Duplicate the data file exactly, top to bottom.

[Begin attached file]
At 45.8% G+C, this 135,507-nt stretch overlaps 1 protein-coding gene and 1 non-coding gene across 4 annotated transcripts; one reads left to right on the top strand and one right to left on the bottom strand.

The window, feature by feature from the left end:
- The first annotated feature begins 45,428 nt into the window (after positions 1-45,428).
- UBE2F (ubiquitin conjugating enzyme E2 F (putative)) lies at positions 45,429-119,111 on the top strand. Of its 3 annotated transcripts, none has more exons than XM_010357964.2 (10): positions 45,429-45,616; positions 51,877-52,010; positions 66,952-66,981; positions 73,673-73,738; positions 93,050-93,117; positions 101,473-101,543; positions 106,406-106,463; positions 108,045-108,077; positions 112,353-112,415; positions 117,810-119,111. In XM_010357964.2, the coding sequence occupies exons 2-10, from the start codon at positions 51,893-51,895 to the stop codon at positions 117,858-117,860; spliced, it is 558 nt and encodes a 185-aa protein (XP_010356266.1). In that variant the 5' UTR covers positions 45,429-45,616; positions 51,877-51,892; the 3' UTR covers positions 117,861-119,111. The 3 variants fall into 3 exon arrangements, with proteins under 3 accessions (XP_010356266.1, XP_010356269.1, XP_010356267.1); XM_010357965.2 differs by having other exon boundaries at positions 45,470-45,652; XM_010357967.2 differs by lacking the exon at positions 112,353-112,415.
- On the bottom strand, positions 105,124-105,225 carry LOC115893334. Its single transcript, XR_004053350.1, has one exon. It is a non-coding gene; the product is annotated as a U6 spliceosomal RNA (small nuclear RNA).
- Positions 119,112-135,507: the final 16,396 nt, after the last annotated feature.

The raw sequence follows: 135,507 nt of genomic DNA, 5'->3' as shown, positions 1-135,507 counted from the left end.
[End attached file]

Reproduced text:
At 45.8% G+C, this 135,507-nt stretch overlaps 1 protein-coding gene and 1 non-coding gene across 4 annotated transcripts; one reads left to right on the top strand and one right to left on the bottom strand.

The window, feature by feature from the left end:
- The first annotated feature begins 45,428 nt into the window (after positions 1-45,428).
- UBE2F (ubiquitin conjugating enzyme E2 F (putative)) lies at positions 45,429-119,111 on the top strand. Of its 3 annotated transcripts, none has more exons than XM_010357964.2 (10): positions 45,429-45,616; positions 51,877-52,010; positions 66,952-66,981; positions 73,673-73,738; positions 93,050-93,117; positions 101,473-101,543; positions 106,406-106,463; positions 108,045-108,077; positions 112,353-112,415; positions 117,810-119,111. In XM_010357964.2, the coding sequence occupies exons 2-10, from the start codon at positions 51,893-51,895 to the stop codon at positions 117,858-117,860; spliced, it is 558 nt and encodes a 185-aa protein (XP_010356266.1). In that variant the 5' UTR covers positions 45,429-45,616; positions 51,877-51,892; the 3' UTR covers positions 117,861-119,111. The 3 variants fall into 3 exon arrangements, with proteins under 3 accessions (XP_010356266.1, XP_010356269.1, XP_010356267.1); XM_010357965.2 differs by having other exon boundaries at positions 45,470-45,652; XM_010357967.2 differs by lacking the exon at positions 112,353-112,415.
- On the bottom strand, positions 105,124-105,225 carry LOC115893334. Its single transcript, XR_004053350.1, has one exon. It is a non-coding gene; the product is annotated as a U6 spliceosomal RNA (small nuclear RNA).
- Positions 119,112-135,507: the final 16,396 nt, after the last annotated feature.

The raw sequence follows: 135,507 nt of genomic DNA, 5'->3' as shown, positions 1-135,507 counted from the left end.